QUIZ – Pre-harvest disease scouting

Pre-harvest is a good time to scout canola for diseases because symptoms will be advanced and easier to diagnose.  The timing is too late to manage the disease for this year, but results will help answer these planning questions: Does the field need a longer break between canola crops? Should the field be managed more carefully to prevent the spread of soil-borne diseases? Does the farm need to look at cultivars with improved resistance to particular diseases?  

This quiz describes symptoms for four diseases found in canola crops this time of year. Identify the disease based on the description. 

1. By late August, this plant disease can cause faint black vertical stripes on canola stems. Microsclerotia, which look like black pepper, form under the stem epidermis, darkening the stem. Closer to harvest, the epidermis of severely diseased plants will peel back to reveal the microsclerotia underneath. What disease does this describe?
2. This disease can cause greyish delineated lesions on the outside of leaves and stems, with pycnidia (black spots) inside the lesions. With yield-damaging levels of disease, the base of the stem (the crown) becomes woody and cankered. A cross section of the stem through this canker will show blackening inside the stem. Look for solid black sections, often pie-shaped, in the cross section. The stem can be completely black/brown in extreme cases. What disease does this describe?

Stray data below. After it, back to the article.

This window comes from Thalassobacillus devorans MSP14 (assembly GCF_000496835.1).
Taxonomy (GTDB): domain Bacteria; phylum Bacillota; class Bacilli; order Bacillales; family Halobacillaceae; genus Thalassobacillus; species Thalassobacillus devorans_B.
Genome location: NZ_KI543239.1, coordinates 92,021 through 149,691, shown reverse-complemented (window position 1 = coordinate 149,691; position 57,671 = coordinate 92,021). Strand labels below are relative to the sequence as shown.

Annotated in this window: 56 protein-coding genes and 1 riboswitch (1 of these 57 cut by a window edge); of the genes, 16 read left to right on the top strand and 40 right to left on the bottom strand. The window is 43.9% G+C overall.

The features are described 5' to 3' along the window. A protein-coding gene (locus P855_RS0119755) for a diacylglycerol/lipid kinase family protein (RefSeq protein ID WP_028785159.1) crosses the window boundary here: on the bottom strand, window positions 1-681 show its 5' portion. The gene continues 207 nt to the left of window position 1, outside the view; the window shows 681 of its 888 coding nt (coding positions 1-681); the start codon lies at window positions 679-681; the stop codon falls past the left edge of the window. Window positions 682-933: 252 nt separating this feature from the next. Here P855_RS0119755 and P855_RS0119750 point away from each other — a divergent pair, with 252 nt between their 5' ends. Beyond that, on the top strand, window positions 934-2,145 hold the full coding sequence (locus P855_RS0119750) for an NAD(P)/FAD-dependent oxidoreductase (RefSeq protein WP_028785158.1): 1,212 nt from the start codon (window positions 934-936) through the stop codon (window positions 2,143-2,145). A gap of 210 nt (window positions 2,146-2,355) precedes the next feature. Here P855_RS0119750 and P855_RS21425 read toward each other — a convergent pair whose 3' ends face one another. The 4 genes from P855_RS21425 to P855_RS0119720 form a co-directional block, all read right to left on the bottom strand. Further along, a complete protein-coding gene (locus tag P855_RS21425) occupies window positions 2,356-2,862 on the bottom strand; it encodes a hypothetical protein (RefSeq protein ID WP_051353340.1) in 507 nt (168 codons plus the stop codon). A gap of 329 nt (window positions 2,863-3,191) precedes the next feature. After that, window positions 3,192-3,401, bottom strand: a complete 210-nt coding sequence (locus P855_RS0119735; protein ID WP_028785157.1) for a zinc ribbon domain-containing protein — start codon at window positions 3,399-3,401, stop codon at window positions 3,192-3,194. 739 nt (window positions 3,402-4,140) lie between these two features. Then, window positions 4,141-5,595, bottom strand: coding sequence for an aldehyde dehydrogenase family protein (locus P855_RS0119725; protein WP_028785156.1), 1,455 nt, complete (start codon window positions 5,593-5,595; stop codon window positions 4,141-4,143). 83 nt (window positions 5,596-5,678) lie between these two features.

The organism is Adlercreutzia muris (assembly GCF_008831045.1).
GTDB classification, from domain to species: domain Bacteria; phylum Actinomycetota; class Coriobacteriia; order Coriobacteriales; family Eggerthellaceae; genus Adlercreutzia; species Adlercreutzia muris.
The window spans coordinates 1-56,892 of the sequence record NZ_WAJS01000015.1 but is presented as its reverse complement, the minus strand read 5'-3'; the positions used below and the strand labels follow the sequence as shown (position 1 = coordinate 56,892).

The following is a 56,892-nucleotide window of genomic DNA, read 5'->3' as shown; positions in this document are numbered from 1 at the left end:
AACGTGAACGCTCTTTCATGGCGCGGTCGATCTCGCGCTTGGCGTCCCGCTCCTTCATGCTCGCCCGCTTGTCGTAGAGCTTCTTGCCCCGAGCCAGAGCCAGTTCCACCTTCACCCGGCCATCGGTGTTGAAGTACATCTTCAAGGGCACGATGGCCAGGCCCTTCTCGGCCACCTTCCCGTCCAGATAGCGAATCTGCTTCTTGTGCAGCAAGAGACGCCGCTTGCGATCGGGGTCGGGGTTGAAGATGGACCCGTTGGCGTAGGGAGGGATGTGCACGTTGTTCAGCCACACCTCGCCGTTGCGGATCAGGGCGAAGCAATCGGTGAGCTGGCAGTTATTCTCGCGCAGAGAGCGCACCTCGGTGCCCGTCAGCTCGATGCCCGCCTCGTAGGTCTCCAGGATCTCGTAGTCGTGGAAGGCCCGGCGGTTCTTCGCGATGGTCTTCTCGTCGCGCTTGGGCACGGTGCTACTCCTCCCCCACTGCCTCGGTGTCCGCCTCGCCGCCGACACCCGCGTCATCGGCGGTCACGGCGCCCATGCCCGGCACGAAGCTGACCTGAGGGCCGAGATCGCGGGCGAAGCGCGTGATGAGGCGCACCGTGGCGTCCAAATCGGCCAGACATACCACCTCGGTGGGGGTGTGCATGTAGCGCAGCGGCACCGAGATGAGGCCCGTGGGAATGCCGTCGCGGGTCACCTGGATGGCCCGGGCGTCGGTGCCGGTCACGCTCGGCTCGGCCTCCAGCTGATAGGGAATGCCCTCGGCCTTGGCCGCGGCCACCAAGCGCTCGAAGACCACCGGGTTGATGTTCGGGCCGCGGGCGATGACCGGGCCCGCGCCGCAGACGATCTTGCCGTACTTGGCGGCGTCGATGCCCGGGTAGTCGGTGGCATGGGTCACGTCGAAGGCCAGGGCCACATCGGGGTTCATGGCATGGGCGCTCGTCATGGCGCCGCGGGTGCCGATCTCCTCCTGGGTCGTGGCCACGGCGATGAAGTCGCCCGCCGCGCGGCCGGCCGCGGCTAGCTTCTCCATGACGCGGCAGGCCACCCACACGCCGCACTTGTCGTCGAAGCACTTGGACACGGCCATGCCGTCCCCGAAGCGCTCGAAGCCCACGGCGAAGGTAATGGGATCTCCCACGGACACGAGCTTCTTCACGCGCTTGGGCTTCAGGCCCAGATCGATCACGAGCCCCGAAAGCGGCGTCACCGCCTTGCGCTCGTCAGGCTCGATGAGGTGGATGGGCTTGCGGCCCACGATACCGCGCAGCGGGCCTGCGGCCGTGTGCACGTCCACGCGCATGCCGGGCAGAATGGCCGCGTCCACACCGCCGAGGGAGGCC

3. At the time of pre-harvest scouting, plants with this disease will have stems with a bleached white appearance while other stems are still green and healthy. As infected stems dry down, they tend to shred and shatter very easily. White mouldy growth can be found with some infections, and black sclerotia bodies will form inside the stem. What disease does this describe?
4. This disease restricts the flow of water and nutrients within the plant, so that severely infected roots can’t transport adequate water and nutrients to aboveground plant tissues. This can result in wilting, stunting and possibly premature death. The disease does not cause lesions on stems or leaves. What disease does this describe?